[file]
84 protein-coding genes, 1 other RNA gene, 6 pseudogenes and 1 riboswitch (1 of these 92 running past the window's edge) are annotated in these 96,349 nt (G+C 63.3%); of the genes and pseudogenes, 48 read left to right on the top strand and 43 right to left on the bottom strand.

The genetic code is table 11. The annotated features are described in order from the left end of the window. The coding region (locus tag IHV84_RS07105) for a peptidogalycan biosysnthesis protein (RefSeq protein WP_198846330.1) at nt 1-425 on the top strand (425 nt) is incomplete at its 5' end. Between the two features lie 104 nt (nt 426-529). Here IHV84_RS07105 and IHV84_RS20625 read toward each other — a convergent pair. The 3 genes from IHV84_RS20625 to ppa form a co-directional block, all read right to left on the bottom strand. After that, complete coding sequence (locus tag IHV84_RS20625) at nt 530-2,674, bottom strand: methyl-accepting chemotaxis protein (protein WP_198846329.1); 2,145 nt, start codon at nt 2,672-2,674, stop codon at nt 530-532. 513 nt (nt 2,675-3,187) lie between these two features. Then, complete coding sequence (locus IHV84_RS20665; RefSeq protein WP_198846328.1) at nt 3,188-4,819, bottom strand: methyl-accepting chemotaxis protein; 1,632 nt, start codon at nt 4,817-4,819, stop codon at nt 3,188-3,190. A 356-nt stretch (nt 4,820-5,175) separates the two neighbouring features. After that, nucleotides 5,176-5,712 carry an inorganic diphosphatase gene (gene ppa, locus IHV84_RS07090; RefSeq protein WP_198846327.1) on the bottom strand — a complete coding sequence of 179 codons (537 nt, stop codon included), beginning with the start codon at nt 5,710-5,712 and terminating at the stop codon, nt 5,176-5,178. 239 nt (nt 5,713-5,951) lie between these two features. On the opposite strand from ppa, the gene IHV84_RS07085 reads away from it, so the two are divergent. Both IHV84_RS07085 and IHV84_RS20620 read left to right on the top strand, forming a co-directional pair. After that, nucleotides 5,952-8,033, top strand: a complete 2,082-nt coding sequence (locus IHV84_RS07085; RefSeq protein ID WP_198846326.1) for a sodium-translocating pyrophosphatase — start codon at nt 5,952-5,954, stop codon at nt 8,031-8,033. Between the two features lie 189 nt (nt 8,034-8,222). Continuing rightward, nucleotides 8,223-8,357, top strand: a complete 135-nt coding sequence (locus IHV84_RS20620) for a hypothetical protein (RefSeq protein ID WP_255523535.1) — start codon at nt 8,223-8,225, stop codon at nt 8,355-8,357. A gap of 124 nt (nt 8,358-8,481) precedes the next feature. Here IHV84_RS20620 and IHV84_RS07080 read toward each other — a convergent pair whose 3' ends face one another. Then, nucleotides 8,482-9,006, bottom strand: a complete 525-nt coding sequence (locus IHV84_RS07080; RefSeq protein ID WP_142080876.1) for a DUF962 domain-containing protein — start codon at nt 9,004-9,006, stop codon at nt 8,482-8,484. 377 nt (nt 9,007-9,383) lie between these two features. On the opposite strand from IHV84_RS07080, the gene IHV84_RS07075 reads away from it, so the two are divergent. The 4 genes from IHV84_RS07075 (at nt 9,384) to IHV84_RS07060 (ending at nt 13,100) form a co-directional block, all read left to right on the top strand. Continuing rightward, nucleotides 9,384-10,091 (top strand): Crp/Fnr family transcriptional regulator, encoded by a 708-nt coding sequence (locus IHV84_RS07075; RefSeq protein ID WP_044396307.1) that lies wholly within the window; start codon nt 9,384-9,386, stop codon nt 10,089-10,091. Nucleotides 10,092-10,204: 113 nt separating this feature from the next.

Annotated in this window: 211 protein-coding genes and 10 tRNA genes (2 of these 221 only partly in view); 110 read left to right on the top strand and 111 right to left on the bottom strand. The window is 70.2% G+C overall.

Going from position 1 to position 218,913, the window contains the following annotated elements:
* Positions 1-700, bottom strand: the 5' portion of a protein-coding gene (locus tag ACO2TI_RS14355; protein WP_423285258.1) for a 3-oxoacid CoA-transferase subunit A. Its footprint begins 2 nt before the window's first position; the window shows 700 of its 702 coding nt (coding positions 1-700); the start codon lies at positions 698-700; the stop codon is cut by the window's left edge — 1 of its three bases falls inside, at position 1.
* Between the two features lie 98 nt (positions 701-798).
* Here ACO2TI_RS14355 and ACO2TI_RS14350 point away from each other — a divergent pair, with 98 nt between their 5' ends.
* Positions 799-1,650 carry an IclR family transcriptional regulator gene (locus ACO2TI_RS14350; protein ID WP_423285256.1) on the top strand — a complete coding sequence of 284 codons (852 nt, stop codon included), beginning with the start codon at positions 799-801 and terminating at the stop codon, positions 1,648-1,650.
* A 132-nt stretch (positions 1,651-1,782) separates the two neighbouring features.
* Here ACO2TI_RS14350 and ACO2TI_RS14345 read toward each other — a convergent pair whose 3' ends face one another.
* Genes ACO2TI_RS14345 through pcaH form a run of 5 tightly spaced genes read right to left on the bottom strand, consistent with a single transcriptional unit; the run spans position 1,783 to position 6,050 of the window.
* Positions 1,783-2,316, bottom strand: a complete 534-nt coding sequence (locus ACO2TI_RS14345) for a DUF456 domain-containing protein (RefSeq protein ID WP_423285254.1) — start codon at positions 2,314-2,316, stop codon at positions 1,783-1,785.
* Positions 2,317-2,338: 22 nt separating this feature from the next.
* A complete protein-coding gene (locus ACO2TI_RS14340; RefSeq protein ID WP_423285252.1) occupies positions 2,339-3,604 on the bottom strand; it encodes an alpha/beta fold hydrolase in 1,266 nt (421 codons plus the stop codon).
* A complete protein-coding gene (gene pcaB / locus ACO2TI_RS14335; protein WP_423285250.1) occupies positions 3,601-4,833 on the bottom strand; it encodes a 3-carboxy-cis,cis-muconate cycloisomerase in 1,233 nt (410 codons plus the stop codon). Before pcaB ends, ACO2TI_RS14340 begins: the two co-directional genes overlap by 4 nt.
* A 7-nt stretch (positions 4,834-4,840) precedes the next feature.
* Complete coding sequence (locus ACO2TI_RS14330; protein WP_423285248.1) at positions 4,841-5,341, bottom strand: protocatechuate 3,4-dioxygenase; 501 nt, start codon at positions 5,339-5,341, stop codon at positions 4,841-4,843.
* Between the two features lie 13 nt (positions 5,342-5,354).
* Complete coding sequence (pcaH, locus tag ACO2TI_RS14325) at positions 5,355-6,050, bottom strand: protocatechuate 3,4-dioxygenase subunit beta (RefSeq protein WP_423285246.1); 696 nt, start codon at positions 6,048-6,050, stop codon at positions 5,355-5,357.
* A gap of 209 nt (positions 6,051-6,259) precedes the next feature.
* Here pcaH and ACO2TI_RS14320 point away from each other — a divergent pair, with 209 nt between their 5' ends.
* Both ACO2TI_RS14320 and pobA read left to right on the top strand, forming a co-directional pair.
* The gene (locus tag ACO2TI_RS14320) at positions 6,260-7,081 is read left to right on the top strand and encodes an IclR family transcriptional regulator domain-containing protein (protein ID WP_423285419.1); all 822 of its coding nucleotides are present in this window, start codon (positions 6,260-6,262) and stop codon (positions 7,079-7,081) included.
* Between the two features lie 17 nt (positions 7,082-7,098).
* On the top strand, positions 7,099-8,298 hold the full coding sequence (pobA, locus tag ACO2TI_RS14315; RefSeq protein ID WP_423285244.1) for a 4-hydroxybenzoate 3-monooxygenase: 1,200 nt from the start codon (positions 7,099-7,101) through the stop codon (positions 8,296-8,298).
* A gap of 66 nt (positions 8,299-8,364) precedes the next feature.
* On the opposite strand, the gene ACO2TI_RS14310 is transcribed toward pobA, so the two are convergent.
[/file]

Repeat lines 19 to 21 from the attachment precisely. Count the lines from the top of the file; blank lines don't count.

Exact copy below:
* Complete coding sequence (pcaH, locus tag ACO2TI_RS14325) at positions 5,355-6,050, bottom strand: protocatechuate 3,4-dioxygenase subunit beta (RefSeq protein WP_423285246.1); 696 nt, start codon at positions 6,048-6,050, stop codon at positions 5,355-5,357.
* A gap of 209 nt (positions 6,051-6,259) precedes the next feature.
* Here pcaH and ACO2TI_RS14320 point away from each other — a divergent pair, with 209 nt between their 5' ends.